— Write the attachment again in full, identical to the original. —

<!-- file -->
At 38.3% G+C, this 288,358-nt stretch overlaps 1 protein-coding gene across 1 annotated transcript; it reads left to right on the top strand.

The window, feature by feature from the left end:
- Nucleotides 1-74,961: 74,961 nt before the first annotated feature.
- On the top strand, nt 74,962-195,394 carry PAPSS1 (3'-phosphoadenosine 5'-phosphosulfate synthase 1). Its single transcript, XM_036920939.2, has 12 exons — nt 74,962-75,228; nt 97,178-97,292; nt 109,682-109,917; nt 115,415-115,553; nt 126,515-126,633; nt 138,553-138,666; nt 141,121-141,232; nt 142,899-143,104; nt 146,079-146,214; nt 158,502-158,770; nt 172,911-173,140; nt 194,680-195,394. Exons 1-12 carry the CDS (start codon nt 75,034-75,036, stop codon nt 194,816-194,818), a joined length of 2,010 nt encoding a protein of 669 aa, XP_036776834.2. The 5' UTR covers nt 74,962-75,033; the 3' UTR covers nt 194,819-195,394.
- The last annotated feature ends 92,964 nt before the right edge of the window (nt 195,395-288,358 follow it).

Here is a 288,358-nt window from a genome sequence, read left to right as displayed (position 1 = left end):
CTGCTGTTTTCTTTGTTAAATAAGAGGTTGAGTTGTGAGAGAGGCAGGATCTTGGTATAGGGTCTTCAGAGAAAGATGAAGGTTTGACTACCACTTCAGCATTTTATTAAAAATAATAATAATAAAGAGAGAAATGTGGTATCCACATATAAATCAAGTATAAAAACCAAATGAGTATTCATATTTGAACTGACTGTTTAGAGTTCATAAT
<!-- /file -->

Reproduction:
At 38.3% G+C, this 288,358-nt stretch overlaps 1 protein-coding gene across 1 annotated transcript; it reads left to right on the top strand.

The window, feature by feature from the left end:
- Nucleotides 1-74,961: 74,961 nt before the first annotated feature.
- On the top strand, nt 74,962-195,394 carry PAPSS1 (3'-phosphoadenosine 5'-phosphosulfate synthase 1). Its single transcript, XM_036920939.2, has 12 exons — nt 74,962-75,228; nt 97,178-97,292; nt 109,682-109,917; nt 115,415-115,553; nt 126,515-126,633; nt 138,553-138,666; nt 141,121-141,232; nt 142,899-143,104; nt 146,079-146,214; nt 158,502-158,770; nt 172,911-173,140; nt 194,680-195,394. Exons 1-12 carry the CDS (start codon nt 75,034-75,036, stop codon nt 194,816-194,818), a joined length of 2,010 nt encoding a protein of 669 aa, XP_036776834.2. The 5' UTR covers nt 74,962-75,033; the 3' UTR covers nt 194,819-195,394.
- The last annotated feature ends 92,964 nt before the right edge of the window (nt 195,395-288,358 follow it).

Here is a 288,358-nt window from a genome sequence, read left to right as displayed (position 1 = left end):
CTGCTGTTTTCTTTGTTAAATAAGAGGTTGAGTTGTGAGAGAGGCAGGATCTTGGTATAGGGTCTTCAGAGAAAGATGAAGGTTTGACTACCACTTCAGCATTTTATTAAAAATAATAATAATAAAGAGAGAAATGTGGTATCCACATATAAATCAAGTATAAAAACCAAATGAGTATTCATATTTGAACTGACTGTTTAGAGTTCATAAT